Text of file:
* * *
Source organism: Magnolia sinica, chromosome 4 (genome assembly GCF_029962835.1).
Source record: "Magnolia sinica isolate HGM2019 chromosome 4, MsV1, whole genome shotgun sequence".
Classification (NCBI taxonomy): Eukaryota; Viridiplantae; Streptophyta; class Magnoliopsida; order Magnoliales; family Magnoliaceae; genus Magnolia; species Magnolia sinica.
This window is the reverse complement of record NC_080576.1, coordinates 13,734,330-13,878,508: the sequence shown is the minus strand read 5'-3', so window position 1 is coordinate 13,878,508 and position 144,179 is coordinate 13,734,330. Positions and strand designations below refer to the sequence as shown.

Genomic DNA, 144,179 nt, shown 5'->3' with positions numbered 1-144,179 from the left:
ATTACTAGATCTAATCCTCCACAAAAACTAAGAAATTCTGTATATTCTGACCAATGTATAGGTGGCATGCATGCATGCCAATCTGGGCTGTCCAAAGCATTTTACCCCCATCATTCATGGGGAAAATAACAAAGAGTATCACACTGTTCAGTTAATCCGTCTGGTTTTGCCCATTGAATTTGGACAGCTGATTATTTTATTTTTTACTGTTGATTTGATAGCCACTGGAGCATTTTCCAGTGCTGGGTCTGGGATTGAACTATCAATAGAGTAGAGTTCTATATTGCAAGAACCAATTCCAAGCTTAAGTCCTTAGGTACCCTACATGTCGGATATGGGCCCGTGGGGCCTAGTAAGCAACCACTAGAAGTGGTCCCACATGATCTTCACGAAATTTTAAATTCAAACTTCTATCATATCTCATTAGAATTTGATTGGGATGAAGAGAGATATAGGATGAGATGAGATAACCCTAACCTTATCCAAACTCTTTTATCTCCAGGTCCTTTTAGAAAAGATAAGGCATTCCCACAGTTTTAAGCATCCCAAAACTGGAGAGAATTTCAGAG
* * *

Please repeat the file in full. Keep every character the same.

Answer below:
Source organism: Magnolia sinica, chromosome 4 (genome assembly GCF_029962835.1).
Source record: "Magnolia sinica isolate HGM2019 chromosome 4, MsV1, whole genome shotgun sequence".
Classification (NCBI taxonomy): Eukaryota; Viridiplantae; Streptophyta; class Magnoliopsida; order Magnoliales; family Magnoliaceae; genus Magnolia; species Magnolia sinica.
This window is the reverse complement of record NC_080576.1, coordinates 13,734,330-13,878,508: the sequence shown is the minus strand read 5'-3', so window position 1 is coordinate 13,878,508 and position 144,179 is coordinate 13,734,330. Positions and strand designations below refer to the sequence as shown.

Genomic DNA, 144,179 nt, shown 5'->3' with positions numbered 1-144,179 from the left:
ATTACTAGATCTAATCCTCCACAAAAACTAAGAAATTCTGTATATTCTGACCAATGTATAGGTGGCATGCATGCATGCCAATCTGGGCTGTCCAAAGCATTTTACCCCCATCATTCATGGGGAAAATAACAAAGAGTATCACACTGTTCAGTTAATCCGTCTGGTTTTGCCCATTGAATTTGGACAGCTGATTATTTTATTTTTTACTGTTGATTTGATAGCCACTGGAGCATTTTCCAGTGCTGGGTCTGGGATTGAACTATCAATAGAGTAGAGTTCTATATTGCAAGAACCAATTCCAAGCTTAAGTCCTTAGGTACCCTACATGTCGGATATGGGCCCGTGGGGCCTAGTAAGCAACCACTAGAAGTGGTCCCACATGATCTTCACGAAATTTTAAATTCAAACTTCTATCATATCTCATTAGAATTTGATTGGGATGAAGAGAGATATAGGATGAGATGAGATAACCCTAACCTTATCCAAACTCTTTTATCTCCAGGTCCTTTTAGAAAAGATAAGGCATTCCCACAGTTTTAAGCATCCCAAAACTGGAGAGAATTTCAGAG